December 9th, 2008


Masters of the Ozziverse

In addition to telling the life story of a holiday icon who's omnipresent at this time of year (although some of the details aren't exactly the ones that have since become common knowledge; for instance, Santa lives in the Laughing Valley of Hohaho instead of at the North Pole), L. Frank Baum's The Life and Adventures of Santa Claus also gave the most thorough examination of the powers behind his imaginary universe. Jared Davis offers some thoughts on the subject here, and I thought I should offer some of my own as well. The book gives us Wood-Nymphs who care for trees, Ryls who help the flowers, Knooks who serve as the guardians of animals, and Fairies who are the guardians of mankind. In other works, however, Baum uses the term "fairy" (usually with a lower-case F, from what I can remember) in a general way that encompasses some of these other sorts of immortals. We also meet characters like Polychrome, Daughter of the Rainbow, who is consistently described as a sky fairy, but doesn't appear to have any responsibility for humans. Mermaids are also fairies, according to The Sea Fairies. Tik-Tok of Oz brings in an entire country of odd-looking fairies who support mankind in less direct ways. Some of Baum's stories also include animal fairies. In describing the King of the Fairy Beavers, Pittypat the Rabbit tells John Dough in John Dough and the Cherub, "All the animals have their fairies, just as you human folks do; and it is lucky for us that the Fairy Beaver lives on this very island." That would seem to make the Knooks superfluous, which could explain why Santa introduces them in The Road to Oz as caring for trees, not animals. If that's the case, though, then what happened to the Nymphs? The great meeting of the immortals in Santa Claus is attended by the rulers of the four groups I already mentioned, plus the leaders of the Water Sprites, Sleep Fays, Gnomes, Sound Imps, Wind Demons, and Light Elves. Oddly enough, although Jack Frost and his father the Frost King appear elsewhere in the book, and possibly represent another sort of immortals, they don't show up at this meeting. Also attending are "three others who possessed powers so great that all the Kings and Queens showed them reverence," these being the Master Woodsman, Master Husbandman, and Master Mariner of the World. The story also has some mentions of the Supreme Master, but he's always off-stage, and even these other powerful Masters don't appear to have any direct communication with him.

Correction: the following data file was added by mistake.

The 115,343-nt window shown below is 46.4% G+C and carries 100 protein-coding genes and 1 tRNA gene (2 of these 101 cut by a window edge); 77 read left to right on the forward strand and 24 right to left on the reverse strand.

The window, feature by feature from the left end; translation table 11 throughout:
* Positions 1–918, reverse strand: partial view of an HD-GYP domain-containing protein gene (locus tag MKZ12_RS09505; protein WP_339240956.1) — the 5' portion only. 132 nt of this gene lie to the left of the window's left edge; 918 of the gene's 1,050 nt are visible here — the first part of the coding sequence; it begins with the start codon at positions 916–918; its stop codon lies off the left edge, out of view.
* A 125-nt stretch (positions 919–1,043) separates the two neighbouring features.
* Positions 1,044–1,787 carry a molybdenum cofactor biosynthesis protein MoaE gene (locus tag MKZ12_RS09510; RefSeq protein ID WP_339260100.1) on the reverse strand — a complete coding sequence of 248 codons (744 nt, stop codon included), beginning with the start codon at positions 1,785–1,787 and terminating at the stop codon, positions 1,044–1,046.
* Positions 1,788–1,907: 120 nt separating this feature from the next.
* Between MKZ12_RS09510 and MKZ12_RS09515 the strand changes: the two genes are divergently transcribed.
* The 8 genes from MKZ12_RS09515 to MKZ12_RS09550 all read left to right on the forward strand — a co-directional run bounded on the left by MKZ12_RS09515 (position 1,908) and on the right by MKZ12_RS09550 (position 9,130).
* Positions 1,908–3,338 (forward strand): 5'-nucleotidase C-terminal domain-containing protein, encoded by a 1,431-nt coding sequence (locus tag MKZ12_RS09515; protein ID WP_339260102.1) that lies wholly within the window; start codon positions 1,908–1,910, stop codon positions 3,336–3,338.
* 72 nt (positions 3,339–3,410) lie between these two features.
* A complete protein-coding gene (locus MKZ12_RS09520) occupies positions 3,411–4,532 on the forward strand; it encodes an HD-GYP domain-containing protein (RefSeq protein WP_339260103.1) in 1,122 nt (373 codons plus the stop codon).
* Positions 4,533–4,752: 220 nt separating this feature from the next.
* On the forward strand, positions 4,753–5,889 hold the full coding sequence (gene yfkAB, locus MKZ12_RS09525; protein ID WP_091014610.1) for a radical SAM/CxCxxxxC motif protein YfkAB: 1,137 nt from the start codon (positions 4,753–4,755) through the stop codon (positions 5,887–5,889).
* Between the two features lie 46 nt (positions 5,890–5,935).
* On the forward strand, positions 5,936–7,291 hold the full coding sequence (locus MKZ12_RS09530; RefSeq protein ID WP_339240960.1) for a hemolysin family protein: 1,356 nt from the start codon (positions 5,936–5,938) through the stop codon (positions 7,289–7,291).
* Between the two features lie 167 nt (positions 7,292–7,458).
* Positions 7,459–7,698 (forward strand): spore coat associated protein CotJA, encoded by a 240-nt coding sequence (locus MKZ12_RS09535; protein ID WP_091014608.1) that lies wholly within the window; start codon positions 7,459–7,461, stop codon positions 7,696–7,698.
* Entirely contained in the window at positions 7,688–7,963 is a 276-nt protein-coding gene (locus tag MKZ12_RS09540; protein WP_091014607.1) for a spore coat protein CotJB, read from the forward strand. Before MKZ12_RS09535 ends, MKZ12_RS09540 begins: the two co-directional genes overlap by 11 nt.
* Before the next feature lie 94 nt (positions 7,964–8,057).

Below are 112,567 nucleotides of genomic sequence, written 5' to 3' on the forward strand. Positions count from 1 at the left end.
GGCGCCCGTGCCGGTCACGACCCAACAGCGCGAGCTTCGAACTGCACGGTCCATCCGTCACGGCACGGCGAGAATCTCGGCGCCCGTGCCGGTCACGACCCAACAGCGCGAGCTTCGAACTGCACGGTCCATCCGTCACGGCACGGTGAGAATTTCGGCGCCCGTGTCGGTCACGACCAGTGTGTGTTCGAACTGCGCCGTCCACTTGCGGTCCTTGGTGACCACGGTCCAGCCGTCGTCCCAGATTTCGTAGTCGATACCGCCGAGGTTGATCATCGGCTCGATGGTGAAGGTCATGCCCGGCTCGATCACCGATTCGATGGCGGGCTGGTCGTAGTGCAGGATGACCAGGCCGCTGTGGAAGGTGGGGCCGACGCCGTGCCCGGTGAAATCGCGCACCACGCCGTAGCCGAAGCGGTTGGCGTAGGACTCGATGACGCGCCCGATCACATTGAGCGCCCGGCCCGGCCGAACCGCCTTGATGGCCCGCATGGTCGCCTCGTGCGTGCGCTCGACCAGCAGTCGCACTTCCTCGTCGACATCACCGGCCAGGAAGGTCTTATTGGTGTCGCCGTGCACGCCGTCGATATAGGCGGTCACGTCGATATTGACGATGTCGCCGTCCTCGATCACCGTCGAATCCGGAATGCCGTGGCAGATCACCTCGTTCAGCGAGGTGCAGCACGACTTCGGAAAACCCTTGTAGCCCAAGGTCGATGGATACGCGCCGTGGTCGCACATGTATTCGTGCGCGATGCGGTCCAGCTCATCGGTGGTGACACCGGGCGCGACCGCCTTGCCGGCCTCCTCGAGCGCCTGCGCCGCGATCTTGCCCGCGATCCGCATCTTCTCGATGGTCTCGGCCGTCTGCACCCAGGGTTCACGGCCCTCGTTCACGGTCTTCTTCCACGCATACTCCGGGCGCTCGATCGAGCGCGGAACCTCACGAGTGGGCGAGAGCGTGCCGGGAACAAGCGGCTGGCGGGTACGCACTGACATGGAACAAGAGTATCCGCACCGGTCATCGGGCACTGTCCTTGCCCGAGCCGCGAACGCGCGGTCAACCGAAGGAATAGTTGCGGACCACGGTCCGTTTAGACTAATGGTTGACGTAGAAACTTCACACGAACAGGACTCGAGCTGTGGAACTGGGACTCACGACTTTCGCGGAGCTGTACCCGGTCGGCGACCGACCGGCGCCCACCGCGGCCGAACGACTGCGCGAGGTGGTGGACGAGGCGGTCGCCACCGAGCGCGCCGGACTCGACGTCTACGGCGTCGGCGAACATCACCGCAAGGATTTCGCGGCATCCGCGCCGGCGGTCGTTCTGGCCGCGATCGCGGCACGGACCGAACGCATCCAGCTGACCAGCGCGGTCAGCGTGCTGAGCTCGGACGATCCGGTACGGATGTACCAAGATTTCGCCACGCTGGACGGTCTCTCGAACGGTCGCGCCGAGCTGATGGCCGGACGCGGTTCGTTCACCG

Most of these sorts of immortals are only mentioned in this book, but Gnomes appear quite frequently in Baum's body of work. In the Oz series, he drops the leading G from the word, and gives the Nome Kingdom an antagonistic relationship with Oz. We also catch occasional glimpses of other kinds of immortals, like the enormous Gigans of "Nelebel's Fairyland" (who are turned into tiny Rampsies during the course of the tale), the Governor of the Goblins in The Enchanted Island of Yew, and the Rain King. In their own Oz books, Ruth Plumly Thompson brings in the Sandman (who, if we use Baum's classifications, might count as a Sleep Fay), and John R. Neill works in the leprechauns and kelpies of his ancestral Ireland. Fortunately, the Oz universe is large and varied enough to accommodate these newcomers.

While the official Oz books never mention the great Masters, I've seen a few apocryphal works that utilize the Master Woodsman Ak. Ray Powell's crossover story, The Raggedys of Oz, presents us with all three Masters plus a new one, Aero the Master Airman. Since the role of the Masters largely seems to be to serve the needs of mankind, maybe Powell was thinking that humanity's increasing presence in the air would necessitate this new Master.

One oddity is that, while we see immortal representatives of various sorts of living things (trees, flowers, animals, and humans), and of three of the four classical elements (Nomes for earth, Water Sprites and mermaids for water, and sky fairies for air), fire is largely ignored. There's the fairy Firelight in Tik-Tok, but she appears to only represent the light of fire, not its other properties. Since Baum did give us both the Demon of Electricity and a maiden of electric light, however, perhaps he considered guardians of electricity to be twentieth-century equivalents of the old fire deities. We meet people made of fire in both the Thompson and Snow books, as well as a salamander (the fire lizard kind, not the amphibian sort) in Captain Salt in Oz, but with no indication that they're of the ranks of immortals. I've actually incorporated several jinn into my own Oz writings, with the Red Jinn serving as somewhat of a precedent for this.

I suppose that's about all I have to say on Ozian and Baumian immortals, aside from a mention that Santa himself had to be made immortal with a unique mantle, while Lurline could apparently do the same thing to everyone in Oz with no such assistance. There does appear to be a difference between simply being immortal and being AN immortal. I feel that, essentially, Santa has become a full-fledged member of the pantheon of guardians of the world, while the Ozites merely live forever due to the grace of Lurline. This Ozian immortality could potentially be removed, while I don't think Santa's could (unless perhaps the elusive Supreme Master were to intervene). Nor is Ozian immortality quite as thorough, as there are occasional mentions that Ozites can die (or at least become incapacitated to the point where it makes little difference) due to "total destruction." I wouldn't be surprised if it's impossible to totally destroy someone like Ak, Lurline, or Santa.

Wow, this post ended up being a lot longer than I had anticipated, and most of my friends list probably isn't going to read it anyway. But if you ARE an Oz fan (or even if you're not and decided to read the entry anyway), let me know what you think.